UVD Robots Collaborates With Ecolab to Fight Hospital Acquired Infections Globally

The need for more stringent healthcare protections is driving demand for disinfection robots worldwide, noted UVD Robots.

UVD Robots

At least 20% of hospital-acquired infections are considered avoidable through better infection-prevention practices in healthcare settings, said UVD Robots.

Even before the COVID-19 pandemic, hospital-acquired infections were a serious concern because of antibiotic-resistant pathogens. Numerous companies have developed disinfection robots to address the demand, and a few have partnered to offer systems to healthcare customers. UVD Robots today said it is working with Ecolab Inc. to distribute its UV-C systems worldwide.

“We are thrilled that this collaboration now expands to benefit healthcare facilities on a global scale,” stated Per Juul Nielsen, CEO of UVD Robots.

Founded in 2016, UVD Robots is a subsidiary of Odense, Denmark-based “venture factory” Blue Ocean Robotics ApS. It was based on research conducted by Blue Ocean at the Odense University Hospital and other hospitals with the intention of fighting hospital-acquired infections (HAIs). The company launched Model C of its UV-C disinfection robot in 2020.

HAI and COVID-19 drive disinfection robotics

“Each year, about 1 in 25 U.S. hospital patients is diagnosed with at least one infection related to hospital care alone; additional infections occur in other healthcare settings,” reported the Centers for Disease Control and Prevention, part of the U.S. Department of Health & Human Services.

The global market for systems using ultraviolet light-emitting diodes (UV-C LED) will reach grow from $208.3 million in 2020 to $18.94 billion by 2030, experiencing a compound annual growth rate (CAGR) of 59.7%, according to Allied Market Research.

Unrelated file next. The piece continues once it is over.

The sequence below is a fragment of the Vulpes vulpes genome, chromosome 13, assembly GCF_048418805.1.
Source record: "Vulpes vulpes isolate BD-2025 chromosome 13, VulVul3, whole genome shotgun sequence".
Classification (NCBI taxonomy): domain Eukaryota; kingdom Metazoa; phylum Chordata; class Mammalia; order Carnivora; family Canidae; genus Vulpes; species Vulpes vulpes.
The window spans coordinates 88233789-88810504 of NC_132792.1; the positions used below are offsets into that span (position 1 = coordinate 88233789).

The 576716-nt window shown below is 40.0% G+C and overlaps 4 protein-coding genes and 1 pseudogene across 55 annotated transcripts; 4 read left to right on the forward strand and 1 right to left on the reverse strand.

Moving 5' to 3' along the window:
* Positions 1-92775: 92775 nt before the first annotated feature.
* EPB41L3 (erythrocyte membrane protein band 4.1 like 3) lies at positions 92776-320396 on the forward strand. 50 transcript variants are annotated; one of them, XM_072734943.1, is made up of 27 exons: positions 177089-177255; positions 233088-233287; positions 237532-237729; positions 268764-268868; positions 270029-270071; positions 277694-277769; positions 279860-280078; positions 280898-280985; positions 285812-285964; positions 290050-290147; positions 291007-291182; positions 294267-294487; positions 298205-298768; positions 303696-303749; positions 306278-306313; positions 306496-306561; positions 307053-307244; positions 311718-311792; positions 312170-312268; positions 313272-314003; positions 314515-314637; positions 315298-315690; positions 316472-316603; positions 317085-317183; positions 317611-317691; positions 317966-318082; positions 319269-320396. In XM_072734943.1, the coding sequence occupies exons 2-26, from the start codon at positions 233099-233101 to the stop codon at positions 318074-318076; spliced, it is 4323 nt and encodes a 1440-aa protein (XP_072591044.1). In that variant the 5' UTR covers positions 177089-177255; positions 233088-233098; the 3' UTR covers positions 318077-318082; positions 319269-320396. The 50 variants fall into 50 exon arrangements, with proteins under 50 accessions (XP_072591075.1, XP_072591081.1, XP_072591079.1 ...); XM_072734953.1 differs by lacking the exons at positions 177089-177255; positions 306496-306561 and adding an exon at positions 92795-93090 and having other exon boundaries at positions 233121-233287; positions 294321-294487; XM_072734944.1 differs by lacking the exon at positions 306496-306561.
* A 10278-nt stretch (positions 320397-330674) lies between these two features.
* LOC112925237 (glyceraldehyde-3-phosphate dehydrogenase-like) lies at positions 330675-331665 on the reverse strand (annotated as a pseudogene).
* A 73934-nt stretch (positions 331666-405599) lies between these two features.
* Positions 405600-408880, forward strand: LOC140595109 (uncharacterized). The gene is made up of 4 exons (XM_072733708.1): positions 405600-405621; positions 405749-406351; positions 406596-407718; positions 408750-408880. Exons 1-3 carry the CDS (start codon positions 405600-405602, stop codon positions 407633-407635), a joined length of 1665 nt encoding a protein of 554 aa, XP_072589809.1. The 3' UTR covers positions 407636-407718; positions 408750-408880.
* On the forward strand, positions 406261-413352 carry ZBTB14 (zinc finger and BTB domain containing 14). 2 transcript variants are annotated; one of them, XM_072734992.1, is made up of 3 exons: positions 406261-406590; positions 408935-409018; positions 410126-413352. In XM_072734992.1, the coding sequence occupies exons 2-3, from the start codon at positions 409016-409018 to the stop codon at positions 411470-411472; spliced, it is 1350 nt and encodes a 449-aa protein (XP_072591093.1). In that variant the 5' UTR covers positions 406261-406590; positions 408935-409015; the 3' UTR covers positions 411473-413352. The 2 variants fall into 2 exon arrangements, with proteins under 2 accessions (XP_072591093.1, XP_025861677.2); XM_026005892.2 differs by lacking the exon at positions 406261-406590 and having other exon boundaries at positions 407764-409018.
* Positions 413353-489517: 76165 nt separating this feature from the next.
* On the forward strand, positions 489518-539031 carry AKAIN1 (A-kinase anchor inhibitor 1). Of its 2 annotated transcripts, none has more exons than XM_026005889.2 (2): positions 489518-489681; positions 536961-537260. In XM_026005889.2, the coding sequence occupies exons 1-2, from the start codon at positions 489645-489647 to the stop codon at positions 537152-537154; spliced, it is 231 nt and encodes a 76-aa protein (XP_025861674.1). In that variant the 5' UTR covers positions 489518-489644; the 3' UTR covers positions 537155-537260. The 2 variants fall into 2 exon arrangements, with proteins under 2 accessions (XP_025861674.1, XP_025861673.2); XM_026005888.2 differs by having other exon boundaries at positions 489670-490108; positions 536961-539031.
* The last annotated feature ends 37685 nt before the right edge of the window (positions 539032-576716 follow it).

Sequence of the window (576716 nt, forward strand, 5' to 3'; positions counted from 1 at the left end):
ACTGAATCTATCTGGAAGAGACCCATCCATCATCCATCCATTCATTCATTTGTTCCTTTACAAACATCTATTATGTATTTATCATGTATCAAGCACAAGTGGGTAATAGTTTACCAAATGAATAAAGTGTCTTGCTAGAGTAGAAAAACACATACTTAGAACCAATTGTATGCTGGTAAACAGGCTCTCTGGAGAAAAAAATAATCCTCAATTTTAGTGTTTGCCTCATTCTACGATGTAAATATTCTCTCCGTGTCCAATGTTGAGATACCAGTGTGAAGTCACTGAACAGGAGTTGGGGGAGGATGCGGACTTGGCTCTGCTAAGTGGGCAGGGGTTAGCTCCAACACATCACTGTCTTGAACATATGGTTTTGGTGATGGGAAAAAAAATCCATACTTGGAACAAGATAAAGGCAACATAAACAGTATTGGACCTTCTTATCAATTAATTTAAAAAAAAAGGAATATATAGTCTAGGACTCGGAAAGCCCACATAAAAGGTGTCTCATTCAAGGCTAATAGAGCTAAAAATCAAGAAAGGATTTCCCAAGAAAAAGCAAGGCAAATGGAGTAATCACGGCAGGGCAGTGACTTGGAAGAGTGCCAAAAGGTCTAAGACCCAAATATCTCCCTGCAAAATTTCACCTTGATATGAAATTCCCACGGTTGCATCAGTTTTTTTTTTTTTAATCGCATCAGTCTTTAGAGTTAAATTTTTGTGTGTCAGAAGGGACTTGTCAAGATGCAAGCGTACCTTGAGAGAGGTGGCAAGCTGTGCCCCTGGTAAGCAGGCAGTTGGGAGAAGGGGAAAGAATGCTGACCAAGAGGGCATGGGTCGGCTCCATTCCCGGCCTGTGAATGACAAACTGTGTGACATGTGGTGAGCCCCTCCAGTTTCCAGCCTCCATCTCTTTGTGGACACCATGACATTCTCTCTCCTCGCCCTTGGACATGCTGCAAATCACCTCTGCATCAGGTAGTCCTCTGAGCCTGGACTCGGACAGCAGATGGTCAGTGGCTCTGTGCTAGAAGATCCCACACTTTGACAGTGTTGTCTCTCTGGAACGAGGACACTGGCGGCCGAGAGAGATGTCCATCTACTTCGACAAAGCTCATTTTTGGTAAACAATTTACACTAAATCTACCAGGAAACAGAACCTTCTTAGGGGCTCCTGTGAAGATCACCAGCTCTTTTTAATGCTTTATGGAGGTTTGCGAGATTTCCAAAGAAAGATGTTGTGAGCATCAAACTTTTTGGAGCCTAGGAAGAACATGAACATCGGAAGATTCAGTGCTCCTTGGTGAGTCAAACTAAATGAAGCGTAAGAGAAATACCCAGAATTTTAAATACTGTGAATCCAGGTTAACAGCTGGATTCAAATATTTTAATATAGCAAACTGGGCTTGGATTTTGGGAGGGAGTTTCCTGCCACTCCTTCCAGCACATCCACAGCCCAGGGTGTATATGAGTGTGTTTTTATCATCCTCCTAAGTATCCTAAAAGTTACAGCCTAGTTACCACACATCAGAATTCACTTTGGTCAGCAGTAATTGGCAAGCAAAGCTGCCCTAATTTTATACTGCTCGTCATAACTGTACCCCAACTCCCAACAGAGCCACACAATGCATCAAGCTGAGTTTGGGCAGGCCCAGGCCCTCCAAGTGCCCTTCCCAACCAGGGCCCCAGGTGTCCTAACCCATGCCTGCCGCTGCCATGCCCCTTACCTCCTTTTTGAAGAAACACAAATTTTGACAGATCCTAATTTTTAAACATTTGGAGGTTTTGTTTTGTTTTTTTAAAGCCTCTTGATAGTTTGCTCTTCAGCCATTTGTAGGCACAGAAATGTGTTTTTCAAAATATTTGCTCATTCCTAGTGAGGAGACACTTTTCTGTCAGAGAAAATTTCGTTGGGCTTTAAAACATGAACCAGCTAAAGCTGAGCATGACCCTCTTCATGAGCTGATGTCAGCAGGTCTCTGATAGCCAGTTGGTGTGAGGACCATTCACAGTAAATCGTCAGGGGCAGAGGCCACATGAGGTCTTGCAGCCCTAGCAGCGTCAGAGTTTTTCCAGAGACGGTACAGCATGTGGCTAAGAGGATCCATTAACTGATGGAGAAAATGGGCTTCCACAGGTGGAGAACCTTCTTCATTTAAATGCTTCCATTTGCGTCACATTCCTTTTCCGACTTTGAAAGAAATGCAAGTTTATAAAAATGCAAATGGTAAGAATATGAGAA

Because UV light can be harmful to people, mobile robots have emerged as a way to supplement standard cleaning and disinfection practices for heightened hygiene practices during the COVID-19 pandemic, noted UVD Robots. The company said its UVD Robot is a fully autonomous robot using UV-C light to kill viruses and bacteria for infection prevention and control.

UVD Robots’ UV-C technology can treat an operating theater in about eight to 15 minutes, said Nielsen.

“The UVD Robot solves the challenges of repositioning and minimizes shadowing, which have previously hindered the comprehensive application of UV-C disinfection,” said Claus Risager, chairman of the board of UVD Robots and CEO of Blue Ocean Robotics. ”[It also provides] 24/7 access to real-time compliance and efficacy reports of the disinfection procedures.”

UVD Robots and Blue Ocean have also worked with facilities management company ISS World Services A/S and Gallup McKinley County Schools in New Mexico.

UVD Robots CEO

Per Juul Nielsen, CEO of UVD Robots. Source: Malene Grouleff, via LinkedIn

Ecolab adds UVD Robots to offerings

St. Paul, Minn.-based Ecolab claimed that it is “the global leader in water, hygiene, and infection-prevention solutions and services that protect people and vital resources.”

The company said it takes a programmatic approach to ensuring staff and facility cleanliness, helping healthcare providers improve patient outcomes and realize clinical and financial value.

Ecolab said it has expanded its global portfolio to include UVD Robots in its offerings for customers, including care hospitals, inpatient and outpatient clinics, ambulatory surgical facilities, and rehabilitation clinics.

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UVD Robots

At least 20% of hospital-acquired infections are considered avoidable through better infection-prevention practices in healthcare settings, said UVD Robots.

Robot Technologies